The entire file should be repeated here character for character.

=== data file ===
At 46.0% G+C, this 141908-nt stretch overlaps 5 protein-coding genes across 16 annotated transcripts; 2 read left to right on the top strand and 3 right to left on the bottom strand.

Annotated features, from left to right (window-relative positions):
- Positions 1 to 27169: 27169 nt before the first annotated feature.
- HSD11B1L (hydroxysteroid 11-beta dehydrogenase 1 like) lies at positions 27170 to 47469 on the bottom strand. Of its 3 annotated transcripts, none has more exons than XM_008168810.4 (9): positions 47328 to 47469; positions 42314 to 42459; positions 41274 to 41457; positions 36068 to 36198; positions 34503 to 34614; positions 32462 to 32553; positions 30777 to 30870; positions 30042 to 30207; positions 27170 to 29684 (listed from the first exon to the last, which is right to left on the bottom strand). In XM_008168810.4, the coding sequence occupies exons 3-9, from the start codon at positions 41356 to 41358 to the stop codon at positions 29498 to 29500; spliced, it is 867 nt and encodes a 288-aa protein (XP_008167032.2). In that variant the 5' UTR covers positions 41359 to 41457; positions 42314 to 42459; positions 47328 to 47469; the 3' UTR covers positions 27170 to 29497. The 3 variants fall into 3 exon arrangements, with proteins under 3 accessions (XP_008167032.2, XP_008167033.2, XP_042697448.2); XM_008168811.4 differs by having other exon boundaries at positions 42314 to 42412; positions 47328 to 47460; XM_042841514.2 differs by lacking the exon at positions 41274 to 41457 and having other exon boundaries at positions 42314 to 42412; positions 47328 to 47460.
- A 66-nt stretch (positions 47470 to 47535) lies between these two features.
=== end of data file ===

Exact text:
At 46.0% G+C, this 141908-nt stretch overlaps 5 protein-coding genes across 16 annotated transcripts; 2 read left to right on the top strand and 3 right to left on the bottom strand.

Annotated features, from left to right (window-relative positions):
- Positions 1 to 27169: 27169 nt before the first annotated feature.
- HSD11B1L (hydroxysteroid 11-beta dehydrogenase 1 like) lies at positions 27170 to 47469 on the bottom strand. Of its 3 annotated transcripts, none has more exons than XM_008168810.4 (9): positions 47328 to 47469; positions 42314 to 42459; positions 41274 to 41457; positions 36068 to 36198; positions 34503 to 34614; positions 32462 to 32553; positions 30777 to 30870; positions 30042 to 30207; positions 27170 to 29684 (listed from the first exon to the last, which is right to left on the bottom strand). In XM_008168810.4, the coding sequence occupies exons 3-9, from the start codon at positions 41356 to 41358 to the stop codon at positions 29498 to 29500; spliced, it is 867 nt and encodes a 288-aa protein (XP_008167032.2). In that variant the 5' UTR covers positions 41359 to 41457; positions 42314 to 42459; positions 47328 to 47469; the 3' UTR covers positions 27170 to 29497. The 3 variants fall into 3 exon arrangements, with proteins under 3 accessions (XP_008167032.2, XP_008167033.2, XP_042697448.2); XM_008168811.4 differs by having other exon boundaries at positions 42314 to 42412; positions 47328 to 47460; XM_042841514.2 differs by lacking the exon at positions 41274 to 41457 and having other exon boundaries at positions 42314 to 42412; positions 47328 to 47460.
- A 66-nt stretch (positions 47470 to 47535) lies between these two features.